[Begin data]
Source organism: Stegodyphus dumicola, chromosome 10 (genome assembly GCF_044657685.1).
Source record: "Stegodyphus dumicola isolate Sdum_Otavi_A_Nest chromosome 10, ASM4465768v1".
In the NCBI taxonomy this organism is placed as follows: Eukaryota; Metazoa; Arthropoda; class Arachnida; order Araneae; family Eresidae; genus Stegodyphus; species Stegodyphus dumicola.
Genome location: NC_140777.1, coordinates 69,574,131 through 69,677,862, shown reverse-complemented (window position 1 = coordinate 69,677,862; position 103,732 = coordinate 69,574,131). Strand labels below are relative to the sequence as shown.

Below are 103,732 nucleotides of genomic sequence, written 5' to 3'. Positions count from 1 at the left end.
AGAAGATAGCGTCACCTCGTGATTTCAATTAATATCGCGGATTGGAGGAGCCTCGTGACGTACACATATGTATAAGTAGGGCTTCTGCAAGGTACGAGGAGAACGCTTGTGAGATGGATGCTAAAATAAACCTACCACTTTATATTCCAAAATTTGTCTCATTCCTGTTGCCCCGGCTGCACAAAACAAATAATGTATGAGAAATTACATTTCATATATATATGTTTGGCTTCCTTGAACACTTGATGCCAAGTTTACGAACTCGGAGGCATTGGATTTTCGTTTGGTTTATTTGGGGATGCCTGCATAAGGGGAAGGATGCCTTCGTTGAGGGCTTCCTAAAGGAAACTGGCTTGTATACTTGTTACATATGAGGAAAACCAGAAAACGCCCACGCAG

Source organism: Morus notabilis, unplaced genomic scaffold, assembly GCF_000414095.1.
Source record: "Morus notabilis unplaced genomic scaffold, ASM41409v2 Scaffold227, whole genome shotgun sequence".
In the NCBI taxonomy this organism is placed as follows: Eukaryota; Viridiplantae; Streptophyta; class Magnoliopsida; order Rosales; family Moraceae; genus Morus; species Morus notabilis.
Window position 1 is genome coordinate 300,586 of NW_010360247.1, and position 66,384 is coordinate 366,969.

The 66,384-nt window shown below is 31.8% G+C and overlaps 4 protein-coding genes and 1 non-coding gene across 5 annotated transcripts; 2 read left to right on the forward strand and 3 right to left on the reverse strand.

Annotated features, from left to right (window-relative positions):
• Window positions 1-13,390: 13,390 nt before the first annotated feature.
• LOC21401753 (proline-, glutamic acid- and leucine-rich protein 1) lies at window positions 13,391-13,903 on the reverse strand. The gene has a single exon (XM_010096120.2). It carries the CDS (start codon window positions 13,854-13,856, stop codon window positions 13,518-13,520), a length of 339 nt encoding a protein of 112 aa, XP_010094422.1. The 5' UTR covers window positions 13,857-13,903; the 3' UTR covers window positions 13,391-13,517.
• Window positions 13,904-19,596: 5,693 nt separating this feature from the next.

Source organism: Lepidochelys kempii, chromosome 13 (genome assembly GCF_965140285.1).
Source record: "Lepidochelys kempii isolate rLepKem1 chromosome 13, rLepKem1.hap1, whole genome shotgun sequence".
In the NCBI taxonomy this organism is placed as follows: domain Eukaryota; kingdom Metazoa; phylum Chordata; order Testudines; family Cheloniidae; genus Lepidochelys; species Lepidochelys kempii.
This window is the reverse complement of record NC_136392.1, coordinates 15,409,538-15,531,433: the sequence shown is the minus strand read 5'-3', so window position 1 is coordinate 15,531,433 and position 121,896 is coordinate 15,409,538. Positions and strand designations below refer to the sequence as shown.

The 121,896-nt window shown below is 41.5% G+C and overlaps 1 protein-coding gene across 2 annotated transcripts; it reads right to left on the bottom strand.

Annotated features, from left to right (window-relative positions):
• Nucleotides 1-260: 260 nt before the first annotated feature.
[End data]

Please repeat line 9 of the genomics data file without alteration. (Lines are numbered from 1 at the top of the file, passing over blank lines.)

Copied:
In the NCBI taxonomy this organism is placed as follows: Eukaryota; Viridiplantae; Streptophyta; class Magnoliopsida; order Rosales; family Moraceae; genus Morus; species Morus notabilis.